Other times, while I may have prevented death in the ER, it still comes in the ICU with rib-cracking chest compressions unable to reverse the inevitable. Devastatingly high medical bills have accumulated in the meantime, leaving loved ones with new challenges. Furthermore, despite the sometimes perfect implementation of care by medical teams, the pain that loved ones suffer pushes them to seek legal action. Something horrible happened, and someone has to be held accountable. Rather than accepting death as natural and human life as fragile, we seek to establish blame. All of this leaves the health care industry between a rock and a hard place.
Most physicians want to provide the best care possible to everyone, but increasing costs associated with medical liability and a disproportionate focus on acute care in the setting of already limited resources (we only have so many EKG machines, CT scanners, medications, nurses, technicians, etc.) means that a financially unsustainable situation has been a more prominent problem for many community hospitals for a while now.
Enter COVID-19. We can no longer afford to ignore the inevitability of death. You will die one day. And so will I.
It may come unexpectedly or too soon. Or, we may receive some warning signs that provide us with weeks, months, or years to plan ahead. Regardless, it is foolish for us to wait around for the latter scenario because it will happen. If you are reading this right now, you have the opportunity to reflect on your own death and what you want it to look like.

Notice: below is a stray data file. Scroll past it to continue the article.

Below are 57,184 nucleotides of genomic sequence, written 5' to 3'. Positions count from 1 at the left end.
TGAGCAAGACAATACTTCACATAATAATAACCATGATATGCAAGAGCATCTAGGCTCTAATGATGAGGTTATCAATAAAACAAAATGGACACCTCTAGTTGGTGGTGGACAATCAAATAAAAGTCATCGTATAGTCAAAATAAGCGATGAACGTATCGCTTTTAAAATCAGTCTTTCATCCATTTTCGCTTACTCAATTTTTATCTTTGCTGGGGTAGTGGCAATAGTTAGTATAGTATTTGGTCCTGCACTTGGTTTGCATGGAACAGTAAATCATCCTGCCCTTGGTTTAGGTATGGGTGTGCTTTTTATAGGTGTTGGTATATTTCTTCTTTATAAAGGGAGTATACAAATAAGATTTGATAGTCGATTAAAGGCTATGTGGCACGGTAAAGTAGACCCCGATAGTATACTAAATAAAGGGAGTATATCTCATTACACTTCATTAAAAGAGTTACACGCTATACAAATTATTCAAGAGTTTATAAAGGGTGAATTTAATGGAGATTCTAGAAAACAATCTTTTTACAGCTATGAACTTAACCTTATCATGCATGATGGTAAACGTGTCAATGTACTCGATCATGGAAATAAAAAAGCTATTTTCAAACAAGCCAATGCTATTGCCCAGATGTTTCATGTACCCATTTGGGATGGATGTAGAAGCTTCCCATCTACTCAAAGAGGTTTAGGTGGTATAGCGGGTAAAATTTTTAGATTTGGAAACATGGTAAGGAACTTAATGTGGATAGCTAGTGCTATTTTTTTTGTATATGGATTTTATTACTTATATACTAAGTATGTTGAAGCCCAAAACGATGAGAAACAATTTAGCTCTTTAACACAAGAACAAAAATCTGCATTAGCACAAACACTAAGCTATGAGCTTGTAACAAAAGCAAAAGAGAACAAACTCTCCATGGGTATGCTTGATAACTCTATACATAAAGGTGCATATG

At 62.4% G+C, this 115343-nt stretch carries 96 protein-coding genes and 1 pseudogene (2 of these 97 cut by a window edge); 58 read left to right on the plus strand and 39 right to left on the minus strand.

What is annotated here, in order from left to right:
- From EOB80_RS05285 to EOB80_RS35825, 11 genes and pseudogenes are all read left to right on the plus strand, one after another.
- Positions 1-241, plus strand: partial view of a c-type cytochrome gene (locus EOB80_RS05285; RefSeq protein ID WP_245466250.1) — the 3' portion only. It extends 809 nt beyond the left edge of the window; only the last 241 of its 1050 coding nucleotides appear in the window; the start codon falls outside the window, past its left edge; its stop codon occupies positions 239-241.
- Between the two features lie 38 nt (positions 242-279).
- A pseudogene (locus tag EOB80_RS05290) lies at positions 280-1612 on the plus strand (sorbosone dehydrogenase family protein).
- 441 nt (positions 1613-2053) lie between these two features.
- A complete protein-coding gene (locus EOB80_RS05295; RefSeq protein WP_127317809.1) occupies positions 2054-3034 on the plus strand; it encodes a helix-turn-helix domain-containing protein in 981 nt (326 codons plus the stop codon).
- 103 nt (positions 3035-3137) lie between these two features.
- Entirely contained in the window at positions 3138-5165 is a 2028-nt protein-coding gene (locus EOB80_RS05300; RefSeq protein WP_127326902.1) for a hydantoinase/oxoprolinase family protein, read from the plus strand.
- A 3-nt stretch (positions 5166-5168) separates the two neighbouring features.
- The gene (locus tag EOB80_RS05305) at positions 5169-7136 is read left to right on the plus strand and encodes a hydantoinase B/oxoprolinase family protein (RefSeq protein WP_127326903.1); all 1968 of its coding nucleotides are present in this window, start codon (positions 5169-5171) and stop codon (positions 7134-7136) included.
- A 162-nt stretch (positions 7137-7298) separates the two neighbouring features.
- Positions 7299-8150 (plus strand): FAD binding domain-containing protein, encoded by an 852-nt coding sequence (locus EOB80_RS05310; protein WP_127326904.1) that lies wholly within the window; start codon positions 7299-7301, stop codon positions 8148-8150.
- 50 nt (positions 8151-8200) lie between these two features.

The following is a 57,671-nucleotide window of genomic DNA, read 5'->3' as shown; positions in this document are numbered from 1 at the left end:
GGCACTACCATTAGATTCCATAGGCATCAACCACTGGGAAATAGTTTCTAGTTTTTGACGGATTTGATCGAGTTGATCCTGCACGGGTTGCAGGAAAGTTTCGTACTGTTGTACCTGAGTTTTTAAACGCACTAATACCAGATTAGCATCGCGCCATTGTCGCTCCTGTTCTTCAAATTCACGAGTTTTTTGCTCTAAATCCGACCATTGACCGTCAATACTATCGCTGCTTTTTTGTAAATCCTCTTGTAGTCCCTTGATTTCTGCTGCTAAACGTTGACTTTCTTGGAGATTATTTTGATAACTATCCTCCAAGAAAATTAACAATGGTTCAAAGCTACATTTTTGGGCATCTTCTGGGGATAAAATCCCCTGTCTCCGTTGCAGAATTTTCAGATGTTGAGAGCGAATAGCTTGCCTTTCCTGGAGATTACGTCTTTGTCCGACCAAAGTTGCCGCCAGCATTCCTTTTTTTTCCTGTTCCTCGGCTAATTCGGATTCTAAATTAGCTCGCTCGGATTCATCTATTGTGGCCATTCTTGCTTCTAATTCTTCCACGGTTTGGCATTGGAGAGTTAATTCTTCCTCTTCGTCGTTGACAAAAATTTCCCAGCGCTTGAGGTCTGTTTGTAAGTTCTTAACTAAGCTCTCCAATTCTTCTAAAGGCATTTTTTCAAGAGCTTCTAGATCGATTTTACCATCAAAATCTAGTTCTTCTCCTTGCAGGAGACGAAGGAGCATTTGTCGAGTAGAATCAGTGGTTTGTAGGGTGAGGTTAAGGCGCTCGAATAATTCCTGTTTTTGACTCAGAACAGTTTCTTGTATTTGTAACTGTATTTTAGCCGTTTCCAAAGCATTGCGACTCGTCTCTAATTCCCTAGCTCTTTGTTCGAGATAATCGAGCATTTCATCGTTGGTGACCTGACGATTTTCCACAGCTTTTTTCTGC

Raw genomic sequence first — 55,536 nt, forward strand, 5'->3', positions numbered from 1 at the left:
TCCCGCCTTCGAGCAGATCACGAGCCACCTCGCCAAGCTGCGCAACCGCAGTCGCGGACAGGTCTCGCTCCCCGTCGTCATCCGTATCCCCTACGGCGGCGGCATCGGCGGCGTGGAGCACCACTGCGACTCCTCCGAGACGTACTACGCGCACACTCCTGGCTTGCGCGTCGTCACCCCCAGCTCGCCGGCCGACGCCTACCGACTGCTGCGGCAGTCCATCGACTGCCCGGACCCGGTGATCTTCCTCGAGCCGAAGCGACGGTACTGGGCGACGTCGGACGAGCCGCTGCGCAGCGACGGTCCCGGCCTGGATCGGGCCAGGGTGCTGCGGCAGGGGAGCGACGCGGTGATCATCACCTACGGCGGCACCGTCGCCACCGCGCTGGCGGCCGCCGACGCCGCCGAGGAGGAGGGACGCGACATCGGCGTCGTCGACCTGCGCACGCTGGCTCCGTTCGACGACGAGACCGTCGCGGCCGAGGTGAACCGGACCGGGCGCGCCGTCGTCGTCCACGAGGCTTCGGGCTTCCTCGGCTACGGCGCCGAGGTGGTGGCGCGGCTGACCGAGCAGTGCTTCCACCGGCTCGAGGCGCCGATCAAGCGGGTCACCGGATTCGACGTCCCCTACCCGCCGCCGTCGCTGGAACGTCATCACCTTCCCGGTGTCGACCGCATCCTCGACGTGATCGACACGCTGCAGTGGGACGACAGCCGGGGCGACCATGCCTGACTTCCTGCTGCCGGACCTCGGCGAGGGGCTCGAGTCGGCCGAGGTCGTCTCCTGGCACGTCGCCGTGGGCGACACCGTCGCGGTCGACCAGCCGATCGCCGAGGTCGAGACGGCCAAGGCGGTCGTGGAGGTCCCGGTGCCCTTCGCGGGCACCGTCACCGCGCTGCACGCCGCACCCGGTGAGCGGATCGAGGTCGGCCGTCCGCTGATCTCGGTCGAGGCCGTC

Do you want to go down in a metaphorical “blaze of glory,” with a critical care team pursuing every option possible to keep oxygenated blood pumping through your body? Do you want your awareness to be optimized so that you can interact with family and friends for as long as possible? Do you want to be at home resting quietly with your pets? There is no right or wrong answer.
But these questions must be addressed. We must learn about all the options that are available for end-of-life care. If we can learn to embrace the fragile nature of human existence and find joy and purpose in this fragility, not only do we as individuals stand to benefit, but so does the health care industry as a whole.
Haleh Van Vliet is an emergency physician.
Image credit: Shutterstock.com